And another mysterious explosion in Iran

Steel factory in Iran after blast

Steel factory in Iran after blast

Once more something has gone bump in the night, or rather, boom during the day, in Iran.  An explosion in a steel factory was reported as having killed 7 people in Ghadir e-Yazd.

Iranian news agencies reported Monday that an explosion in a factory in the central province of Yazd claimed seven lives and injured 12 others Sunday evening.

It appears the factory was privately-owned. There have been no reports suggesting it had any connection to nuclear facilities. Two blasts in military and nuclear facilities in Iran were reported last month.

Although there are doubts that this steel factory is connected in any way to Iran’s nuclear program, there are still suspicions that the steel might have been needed for the program.

Does the mysterious blast in Iran’s steel factory have any connection to attempts to sabotage the Iranian nuclear program? Foreign reports suggesting Iran received North Korean steel used for uranium enrichment and the production of exhaust systems of missile engines may indicate that there is such a connection.

Initially, the Iranians claimed that the cause for Sunday’s blast was the penetration of water into the steel’s melting pot but later said that ammunition brought to the factory had exploded.

Less than a month ago, Germany’s Die Welt newspaper reported that North Korea had provided Iran and Syria with special maraging steel which serves for the production of facilities required to withstand high speed and heavy heat. The paper claimed that both the Iranians and the Syrians are in need of such steel for the production of new centrifuges for uranium enrichment and the manufacturing of exhaust systems for missile engines.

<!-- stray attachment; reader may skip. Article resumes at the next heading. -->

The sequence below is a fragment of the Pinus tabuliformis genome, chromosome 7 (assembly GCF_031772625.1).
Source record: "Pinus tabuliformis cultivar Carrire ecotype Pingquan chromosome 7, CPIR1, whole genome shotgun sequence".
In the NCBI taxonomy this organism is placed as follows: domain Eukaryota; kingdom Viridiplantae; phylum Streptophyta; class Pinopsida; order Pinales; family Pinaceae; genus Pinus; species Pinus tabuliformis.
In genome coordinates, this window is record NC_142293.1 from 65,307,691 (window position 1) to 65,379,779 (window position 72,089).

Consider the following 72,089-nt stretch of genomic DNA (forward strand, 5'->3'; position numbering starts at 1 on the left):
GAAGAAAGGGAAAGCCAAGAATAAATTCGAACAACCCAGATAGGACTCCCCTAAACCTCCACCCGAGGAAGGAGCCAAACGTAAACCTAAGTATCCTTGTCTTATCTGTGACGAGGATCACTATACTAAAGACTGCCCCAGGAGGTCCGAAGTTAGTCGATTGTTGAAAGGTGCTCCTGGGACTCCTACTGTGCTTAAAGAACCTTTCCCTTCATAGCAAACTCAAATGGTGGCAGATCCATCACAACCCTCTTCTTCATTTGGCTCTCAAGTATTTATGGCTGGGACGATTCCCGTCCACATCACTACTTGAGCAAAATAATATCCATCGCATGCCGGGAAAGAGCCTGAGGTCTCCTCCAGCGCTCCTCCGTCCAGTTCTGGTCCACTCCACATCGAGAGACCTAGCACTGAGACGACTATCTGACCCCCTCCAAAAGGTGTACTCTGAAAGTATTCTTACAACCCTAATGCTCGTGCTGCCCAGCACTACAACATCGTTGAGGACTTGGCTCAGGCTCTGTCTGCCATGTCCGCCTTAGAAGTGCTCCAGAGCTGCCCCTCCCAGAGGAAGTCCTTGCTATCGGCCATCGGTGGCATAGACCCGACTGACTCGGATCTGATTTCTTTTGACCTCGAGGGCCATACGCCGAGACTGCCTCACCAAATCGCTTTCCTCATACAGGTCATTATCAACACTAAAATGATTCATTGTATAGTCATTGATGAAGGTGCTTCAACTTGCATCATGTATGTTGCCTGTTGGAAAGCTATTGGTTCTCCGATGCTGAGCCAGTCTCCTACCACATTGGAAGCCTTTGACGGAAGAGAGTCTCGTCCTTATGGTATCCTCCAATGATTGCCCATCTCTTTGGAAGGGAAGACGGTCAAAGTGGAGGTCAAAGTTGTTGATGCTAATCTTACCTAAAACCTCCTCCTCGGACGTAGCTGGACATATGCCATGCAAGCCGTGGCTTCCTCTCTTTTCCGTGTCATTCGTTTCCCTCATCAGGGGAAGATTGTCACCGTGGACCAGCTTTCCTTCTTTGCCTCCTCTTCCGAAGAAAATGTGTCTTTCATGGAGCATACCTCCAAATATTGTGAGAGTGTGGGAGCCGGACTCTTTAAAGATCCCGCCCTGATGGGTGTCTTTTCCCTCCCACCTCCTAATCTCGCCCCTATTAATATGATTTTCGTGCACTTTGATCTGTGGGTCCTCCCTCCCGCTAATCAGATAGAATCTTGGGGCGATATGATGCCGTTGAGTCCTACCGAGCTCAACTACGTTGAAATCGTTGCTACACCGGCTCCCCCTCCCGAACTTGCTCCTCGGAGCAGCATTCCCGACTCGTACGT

Iran and Syria have thus far not succeeded in manufacturing maraging steel on their own and have therefore purchased it from North Korea in order to accommodate their nuclear and missile programs, Die Welt claims. The report is based on western intelligence sources.

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Moreover, the Iranians need maraging steel to manufacture the ballistic missile engines they are constructing. It is possible that they acquired the knowledge needed to create the steel from North Korea as well as assistance in the first manufacturing stages because of their need of massive quantities of the steel.

Therefore, it is extremely plausible that there is a connection between the blast that occurred at the steel plant in Yazd, at an hour not usually considered a work hour. It is also possible that this is the reason that there were “foreign civilians” among the casualties.

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The blasts in Isfahan and Yazd may seem like accidents but the frequency with which the “accidents” have been occurring recently points to a new method of sabotage in the Iranian nuclear program. It is being carried out by “western factors”, Iranians operated by those factors, or maybe through “tools” that cause blasts though the tools themselves and their armament aren’t visible on the scene of the blast.

Curiouser and curiouser…

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1 Response to And another mysterious explosion in Iran

  1. Leslie Greenberg says:

    Allahu Akbar!

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